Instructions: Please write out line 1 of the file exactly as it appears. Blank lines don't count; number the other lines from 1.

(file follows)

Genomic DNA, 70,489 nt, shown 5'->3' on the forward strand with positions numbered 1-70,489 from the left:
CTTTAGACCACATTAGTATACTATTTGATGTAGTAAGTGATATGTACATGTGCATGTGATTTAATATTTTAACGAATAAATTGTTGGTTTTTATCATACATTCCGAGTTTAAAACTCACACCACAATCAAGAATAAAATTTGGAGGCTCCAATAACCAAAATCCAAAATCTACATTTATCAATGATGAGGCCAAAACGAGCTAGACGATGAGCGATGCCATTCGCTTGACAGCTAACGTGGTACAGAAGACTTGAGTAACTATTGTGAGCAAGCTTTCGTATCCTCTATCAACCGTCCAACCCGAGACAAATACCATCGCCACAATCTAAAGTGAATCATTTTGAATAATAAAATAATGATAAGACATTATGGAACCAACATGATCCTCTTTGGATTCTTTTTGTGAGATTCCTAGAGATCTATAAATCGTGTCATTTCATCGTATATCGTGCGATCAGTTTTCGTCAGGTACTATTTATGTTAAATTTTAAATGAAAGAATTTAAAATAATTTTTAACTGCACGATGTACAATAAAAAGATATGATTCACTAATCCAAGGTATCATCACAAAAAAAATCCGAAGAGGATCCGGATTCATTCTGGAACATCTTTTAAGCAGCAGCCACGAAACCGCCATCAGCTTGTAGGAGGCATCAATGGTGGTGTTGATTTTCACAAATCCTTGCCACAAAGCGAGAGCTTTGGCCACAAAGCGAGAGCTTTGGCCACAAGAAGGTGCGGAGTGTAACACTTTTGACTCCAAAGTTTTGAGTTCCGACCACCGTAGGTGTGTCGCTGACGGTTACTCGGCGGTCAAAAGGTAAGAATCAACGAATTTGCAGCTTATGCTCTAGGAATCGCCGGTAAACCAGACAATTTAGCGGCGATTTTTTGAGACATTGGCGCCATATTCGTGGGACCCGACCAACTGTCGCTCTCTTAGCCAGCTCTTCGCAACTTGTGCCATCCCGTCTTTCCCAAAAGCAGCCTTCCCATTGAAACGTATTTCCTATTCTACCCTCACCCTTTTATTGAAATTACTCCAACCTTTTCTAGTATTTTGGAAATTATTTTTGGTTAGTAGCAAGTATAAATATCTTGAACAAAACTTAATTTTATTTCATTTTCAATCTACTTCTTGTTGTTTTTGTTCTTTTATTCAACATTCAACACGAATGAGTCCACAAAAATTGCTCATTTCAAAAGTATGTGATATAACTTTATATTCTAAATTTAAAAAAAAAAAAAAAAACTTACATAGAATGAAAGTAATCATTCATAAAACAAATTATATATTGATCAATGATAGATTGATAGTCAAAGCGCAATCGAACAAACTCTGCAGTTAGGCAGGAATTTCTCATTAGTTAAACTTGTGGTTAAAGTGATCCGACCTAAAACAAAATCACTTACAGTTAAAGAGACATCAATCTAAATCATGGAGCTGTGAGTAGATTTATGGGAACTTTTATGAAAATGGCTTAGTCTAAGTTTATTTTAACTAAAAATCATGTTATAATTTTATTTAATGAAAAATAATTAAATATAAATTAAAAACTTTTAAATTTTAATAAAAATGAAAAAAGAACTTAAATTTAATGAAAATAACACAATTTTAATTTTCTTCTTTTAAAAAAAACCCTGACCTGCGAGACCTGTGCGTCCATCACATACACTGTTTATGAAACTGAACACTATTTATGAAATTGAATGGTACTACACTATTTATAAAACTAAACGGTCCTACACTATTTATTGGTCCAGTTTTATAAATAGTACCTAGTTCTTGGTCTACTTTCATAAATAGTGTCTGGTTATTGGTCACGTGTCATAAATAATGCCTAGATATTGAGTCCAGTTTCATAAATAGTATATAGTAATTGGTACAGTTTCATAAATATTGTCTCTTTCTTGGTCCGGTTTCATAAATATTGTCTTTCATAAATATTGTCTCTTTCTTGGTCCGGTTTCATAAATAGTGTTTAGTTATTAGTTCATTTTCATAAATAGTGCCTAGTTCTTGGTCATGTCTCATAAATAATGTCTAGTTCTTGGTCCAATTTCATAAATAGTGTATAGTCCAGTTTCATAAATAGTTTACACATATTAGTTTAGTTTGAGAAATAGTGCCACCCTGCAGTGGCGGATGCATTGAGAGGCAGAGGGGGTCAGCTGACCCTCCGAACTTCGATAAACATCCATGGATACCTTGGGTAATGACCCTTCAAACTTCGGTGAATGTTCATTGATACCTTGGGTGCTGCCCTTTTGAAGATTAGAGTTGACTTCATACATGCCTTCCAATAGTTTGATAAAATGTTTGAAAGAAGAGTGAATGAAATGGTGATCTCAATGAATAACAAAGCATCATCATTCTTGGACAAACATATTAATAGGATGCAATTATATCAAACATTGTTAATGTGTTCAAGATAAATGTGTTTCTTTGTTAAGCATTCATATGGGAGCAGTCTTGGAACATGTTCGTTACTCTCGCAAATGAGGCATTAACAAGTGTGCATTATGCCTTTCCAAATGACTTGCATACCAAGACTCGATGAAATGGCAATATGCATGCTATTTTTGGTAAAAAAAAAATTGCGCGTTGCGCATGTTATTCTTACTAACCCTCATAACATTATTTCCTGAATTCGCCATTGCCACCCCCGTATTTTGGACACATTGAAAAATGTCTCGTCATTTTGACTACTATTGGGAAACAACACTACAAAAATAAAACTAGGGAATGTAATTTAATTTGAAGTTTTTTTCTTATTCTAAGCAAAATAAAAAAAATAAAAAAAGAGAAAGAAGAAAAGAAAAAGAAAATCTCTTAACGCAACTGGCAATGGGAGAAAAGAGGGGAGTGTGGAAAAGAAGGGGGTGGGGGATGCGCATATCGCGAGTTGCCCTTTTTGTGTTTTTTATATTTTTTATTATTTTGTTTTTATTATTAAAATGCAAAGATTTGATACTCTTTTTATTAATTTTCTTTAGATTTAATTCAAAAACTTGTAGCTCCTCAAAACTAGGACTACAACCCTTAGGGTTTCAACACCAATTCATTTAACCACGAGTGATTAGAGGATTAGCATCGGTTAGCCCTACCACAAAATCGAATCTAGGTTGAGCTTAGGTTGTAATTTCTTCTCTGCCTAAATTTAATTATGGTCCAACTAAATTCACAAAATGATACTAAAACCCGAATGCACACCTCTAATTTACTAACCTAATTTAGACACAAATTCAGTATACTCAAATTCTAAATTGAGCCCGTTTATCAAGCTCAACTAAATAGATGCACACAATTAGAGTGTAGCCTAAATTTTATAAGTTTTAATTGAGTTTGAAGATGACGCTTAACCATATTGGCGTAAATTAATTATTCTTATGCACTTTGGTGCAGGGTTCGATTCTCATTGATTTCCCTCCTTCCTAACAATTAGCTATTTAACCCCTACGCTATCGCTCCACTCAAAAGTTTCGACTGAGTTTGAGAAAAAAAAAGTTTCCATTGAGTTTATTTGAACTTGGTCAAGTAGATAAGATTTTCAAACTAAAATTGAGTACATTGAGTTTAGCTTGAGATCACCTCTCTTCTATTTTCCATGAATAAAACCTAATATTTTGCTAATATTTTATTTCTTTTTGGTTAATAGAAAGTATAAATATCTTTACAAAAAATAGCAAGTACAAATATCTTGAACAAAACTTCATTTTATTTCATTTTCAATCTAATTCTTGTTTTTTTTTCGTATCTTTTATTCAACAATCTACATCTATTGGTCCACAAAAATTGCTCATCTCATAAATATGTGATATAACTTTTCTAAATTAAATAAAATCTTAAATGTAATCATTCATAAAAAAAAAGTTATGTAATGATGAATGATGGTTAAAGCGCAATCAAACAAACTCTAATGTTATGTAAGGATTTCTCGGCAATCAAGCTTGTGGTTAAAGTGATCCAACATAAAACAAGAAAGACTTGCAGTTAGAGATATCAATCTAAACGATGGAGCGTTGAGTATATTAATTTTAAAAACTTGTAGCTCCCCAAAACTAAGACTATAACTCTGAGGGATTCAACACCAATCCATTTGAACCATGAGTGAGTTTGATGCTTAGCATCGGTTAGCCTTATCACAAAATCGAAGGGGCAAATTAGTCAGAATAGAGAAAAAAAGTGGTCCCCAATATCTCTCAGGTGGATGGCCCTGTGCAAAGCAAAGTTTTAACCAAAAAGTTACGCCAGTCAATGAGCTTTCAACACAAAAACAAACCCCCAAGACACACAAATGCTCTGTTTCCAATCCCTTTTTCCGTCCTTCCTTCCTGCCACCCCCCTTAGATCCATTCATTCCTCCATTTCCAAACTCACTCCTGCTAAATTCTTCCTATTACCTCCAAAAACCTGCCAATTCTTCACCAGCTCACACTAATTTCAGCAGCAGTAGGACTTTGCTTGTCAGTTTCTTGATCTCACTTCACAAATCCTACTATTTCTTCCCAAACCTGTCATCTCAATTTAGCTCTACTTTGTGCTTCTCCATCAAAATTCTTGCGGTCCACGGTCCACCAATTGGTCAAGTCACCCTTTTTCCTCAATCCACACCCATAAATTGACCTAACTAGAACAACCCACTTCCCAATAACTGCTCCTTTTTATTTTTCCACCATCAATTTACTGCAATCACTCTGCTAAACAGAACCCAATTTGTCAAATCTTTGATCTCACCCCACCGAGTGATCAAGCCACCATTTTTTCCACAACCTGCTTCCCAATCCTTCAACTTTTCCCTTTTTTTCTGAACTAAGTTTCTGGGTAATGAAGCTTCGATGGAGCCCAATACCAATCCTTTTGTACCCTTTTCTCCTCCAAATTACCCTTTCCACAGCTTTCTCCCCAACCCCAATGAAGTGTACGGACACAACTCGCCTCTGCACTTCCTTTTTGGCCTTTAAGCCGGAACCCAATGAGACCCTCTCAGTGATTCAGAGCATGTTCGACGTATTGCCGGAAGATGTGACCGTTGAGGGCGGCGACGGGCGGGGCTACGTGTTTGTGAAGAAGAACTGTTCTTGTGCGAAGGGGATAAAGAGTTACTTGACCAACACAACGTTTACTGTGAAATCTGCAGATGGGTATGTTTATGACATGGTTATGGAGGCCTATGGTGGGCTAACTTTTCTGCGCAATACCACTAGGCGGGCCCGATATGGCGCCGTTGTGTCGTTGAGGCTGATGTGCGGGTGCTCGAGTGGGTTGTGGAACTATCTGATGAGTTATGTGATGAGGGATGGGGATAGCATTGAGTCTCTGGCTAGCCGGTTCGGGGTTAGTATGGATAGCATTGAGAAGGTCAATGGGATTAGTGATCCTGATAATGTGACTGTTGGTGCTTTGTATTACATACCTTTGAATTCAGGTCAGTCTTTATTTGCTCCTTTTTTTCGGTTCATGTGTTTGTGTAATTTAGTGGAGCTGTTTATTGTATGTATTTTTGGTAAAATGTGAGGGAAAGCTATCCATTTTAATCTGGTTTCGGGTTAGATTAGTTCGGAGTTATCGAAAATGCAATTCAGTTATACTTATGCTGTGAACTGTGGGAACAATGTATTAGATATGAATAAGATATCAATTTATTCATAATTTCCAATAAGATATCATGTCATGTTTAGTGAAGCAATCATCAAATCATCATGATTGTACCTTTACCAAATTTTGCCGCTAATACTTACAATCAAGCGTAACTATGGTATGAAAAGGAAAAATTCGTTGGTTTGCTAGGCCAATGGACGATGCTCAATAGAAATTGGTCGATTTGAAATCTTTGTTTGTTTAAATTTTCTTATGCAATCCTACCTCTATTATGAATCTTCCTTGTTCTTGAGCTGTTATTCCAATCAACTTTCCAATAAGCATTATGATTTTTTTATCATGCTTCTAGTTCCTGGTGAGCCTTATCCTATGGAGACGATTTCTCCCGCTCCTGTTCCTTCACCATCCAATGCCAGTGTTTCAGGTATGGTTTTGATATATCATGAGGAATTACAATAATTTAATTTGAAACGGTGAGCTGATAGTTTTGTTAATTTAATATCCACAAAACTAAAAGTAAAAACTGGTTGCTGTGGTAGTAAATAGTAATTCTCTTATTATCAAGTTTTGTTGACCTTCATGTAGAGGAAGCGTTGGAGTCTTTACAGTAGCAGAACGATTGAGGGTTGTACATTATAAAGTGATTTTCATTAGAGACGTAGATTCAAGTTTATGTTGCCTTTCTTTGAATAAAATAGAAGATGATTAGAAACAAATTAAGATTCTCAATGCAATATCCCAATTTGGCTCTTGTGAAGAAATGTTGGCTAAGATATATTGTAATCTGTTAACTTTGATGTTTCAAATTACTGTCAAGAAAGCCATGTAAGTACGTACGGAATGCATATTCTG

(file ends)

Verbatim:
Genomic DNA, 70,489 nt, shown 5'->3' on the forward strand with positions numbered 1-70,489 from the left: